Internship Update – Life Academy

Hello! This is Megan Youtsey writing today. I am one of the six Touch A Life Collegiate Interns traveling in Ghana.

Today we went to the Life Academy studio at Eunimak’s Place! It was so amazing to meet all of the friendly faces and see all the amazing creations! We were honored to meet Eunice, the manager of the Sewing Collective, who is a teacher, a mother, and an inspiration of kindness and hard work to all who know her and work under her guidance.





After the tour we sat down to hear some information from Nana, Life Academy Director and an important contributor to the overall program vision. We discussed what trauma means to these young adults and what they have been through. Life Academy strives to do healing through action and there are two ways they achieve this. One way is through literacy and another way is through sewing and vocational skills. The final goal is to help them gain independence. We also got to learn from Rachel, the Life Academy Psychologist. She told us that there is often a stigma against therapy in Ghanaian culture. As a solution, she encourages psychoeducation and serves as a much-needed mentor.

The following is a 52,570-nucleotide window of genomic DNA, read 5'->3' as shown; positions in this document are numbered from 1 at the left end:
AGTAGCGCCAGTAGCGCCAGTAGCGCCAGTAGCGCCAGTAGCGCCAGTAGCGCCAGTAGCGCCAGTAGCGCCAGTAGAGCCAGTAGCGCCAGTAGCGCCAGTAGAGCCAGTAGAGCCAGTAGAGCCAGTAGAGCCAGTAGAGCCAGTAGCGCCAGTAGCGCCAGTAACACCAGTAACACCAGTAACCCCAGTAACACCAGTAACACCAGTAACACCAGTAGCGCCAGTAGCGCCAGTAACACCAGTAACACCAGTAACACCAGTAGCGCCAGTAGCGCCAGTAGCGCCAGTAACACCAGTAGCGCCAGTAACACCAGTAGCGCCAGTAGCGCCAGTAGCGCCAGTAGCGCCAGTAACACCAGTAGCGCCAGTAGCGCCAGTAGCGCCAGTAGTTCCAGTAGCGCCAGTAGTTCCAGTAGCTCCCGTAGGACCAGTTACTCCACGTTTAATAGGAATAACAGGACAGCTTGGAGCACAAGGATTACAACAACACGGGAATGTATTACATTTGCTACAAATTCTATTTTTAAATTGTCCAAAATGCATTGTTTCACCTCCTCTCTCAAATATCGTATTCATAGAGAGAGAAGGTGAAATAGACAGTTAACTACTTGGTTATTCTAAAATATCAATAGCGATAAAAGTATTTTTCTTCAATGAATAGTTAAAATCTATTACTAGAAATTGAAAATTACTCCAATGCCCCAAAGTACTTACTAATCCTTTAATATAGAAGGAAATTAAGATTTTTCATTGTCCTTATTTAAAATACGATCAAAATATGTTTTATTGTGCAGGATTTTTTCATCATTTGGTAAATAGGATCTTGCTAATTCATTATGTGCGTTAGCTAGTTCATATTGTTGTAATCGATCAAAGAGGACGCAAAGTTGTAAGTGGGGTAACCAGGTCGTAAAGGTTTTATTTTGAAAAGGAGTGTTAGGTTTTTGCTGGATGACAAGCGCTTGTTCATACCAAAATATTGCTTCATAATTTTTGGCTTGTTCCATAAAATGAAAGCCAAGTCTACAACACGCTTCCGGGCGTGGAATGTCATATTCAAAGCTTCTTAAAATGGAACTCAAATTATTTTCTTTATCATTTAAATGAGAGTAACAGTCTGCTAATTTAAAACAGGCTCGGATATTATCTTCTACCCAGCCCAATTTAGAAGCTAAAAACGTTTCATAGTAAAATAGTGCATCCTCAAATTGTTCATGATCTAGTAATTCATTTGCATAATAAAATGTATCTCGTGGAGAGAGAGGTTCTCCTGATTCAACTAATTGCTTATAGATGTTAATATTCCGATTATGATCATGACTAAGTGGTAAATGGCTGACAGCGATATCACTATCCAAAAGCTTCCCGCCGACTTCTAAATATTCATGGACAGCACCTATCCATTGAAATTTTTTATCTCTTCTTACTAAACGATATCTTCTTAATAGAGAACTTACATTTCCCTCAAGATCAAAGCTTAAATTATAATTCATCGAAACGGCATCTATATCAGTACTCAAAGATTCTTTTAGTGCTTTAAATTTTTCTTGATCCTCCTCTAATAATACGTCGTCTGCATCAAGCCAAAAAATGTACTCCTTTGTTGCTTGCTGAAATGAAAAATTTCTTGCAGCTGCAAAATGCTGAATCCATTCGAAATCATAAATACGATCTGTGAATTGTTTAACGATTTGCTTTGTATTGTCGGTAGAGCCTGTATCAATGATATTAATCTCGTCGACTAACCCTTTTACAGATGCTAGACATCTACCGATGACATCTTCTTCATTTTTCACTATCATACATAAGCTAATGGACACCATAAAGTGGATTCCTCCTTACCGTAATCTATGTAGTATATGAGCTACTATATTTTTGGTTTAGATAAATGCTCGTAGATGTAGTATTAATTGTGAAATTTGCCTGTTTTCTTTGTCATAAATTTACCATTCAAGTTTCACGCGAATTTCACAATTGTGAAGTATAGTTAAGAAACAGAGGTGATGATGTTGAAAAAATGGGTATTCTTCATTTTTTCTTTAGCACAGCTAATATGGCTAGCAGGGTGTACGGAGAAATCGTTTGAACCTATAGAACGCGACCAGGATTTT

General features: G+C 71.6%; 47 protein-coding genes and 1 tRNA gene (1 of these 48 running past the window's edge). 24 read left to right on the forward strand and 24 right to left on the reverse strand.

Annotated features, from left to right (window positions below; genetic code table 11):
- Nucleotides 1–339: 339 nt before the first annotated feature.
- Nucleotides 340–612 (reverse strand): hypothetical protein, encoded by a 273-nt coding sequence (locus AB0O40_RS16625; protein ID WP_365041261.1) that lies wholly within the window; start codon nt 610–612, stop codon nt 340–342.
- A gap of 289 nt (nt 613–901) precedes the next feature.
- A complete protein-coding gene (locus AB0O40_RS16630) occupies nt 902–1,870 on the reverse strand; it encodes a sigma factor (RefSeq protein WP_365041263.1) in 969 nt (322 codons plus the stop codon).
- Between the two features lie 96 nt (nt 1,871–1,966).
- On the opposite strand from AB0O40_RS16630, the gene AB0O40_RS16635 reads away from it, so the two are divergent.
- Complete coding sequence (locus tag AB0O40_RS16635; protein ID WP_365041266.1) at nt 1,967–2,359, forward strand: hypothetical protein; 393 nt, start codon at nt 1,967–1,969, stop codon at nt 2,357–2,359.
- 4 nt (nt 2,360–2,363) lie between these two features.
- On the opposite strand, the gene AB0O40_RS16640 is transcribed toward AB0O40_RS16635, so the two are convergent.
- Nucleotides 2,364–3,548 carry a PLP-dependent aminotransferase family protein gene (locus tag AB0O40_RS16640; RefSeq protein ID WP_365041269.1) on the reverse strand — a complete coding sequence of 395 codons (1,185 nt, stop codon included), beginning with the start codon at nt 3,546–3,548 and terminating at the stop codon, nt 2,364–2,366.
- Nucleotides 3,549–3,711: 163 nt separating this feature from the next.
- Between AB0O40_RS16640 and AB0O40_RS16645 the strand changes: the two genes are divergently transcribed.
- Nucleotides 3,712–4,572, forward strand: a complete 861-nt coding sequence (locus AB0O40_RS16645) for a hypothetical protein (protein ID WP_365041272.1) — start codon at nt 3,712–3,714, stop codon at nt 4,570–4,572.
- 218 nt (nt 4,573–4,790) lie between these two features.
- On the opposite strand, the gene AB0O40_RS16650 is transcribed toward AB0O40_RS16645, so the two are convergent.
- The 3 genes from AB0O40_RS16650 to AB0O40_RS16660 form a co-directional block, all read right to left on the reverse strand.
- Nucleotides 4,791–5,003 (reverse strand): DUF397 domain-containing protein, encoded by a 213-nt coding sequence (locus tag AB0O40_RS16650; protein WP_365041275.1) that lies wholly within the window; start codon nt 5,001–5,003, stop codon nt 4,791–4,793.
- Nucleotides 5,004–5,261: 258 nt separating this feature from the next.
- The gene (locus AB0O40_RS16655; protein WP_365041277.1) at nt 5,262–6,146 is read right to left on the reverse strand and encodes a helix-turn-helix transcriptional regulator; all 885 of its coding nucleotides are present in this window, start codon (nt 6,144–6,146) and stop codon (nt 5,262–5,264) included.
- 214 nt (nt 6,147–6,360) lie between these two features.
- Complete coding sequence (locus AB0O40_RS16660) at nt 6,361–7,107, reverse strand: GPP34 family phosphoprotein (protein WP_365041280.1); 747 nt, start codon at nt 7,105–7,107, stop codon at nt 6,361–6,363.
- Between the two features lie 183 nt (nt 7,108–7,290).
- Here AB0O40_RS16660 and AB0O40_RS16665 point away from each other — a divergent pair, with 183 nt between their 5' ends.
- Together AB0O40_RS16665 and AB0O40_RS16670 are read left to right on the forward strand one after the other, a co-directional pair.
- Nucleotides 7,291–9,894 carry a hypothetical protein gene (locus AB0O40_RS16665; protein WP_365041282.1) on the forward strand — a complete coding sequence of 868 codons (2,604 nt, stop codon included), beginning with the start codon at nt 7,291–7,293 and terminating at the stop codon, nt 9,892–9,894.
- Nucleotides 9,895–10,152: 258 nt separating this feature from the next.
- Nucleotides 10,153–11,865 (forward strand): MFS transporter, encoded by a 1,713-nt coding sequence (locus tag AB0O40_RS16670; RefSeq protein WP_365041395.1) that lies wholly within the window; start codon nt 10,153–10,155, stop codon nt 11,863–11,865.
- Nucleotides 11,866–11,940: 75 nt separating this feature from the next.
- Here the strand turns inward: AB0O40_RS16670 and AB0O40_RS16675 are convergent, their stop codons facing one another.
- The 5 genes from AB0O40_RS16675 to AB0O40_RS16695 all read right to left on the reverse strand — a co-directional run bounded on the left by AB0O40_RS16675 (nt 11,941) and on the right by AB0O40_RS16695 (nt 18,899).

A crucial topic discussed was Accra’s imbalanced economy. Here are some statistics: Accra is the second most expensive place to live in the world – $100 U.S. is the equivalent to 400 cedis. With the knowledge learned though Life Academy the young adults can go out and get a job for around 150 cedis a month ($40 U.S. a month). The average rent for a room alone in Accra is 400 cedis a month. If someone were to rent an entire apartment it would cost the equivalent of $3,000 U.S. and for a house $5,000 U.S. Here in Accra, you cannot even get a job at the mall without a high school education, and keep in mind that these young adults are not able to read or write. This should give you an idea of just one of the struggles they face.




After we left Eunimak’s Place we joined Nana at her parents’ beautiful home for an amazing lunch, tea, and a brain-storming session. We also went to Movenpick, a five-star hotel where Nana teaches yoga and stopped for dinner at a wonderful deli. Seeing all of this today showed our team many different sides of Africa. We all learned so much today, and in the words of Eunice: “It is good to learn”.

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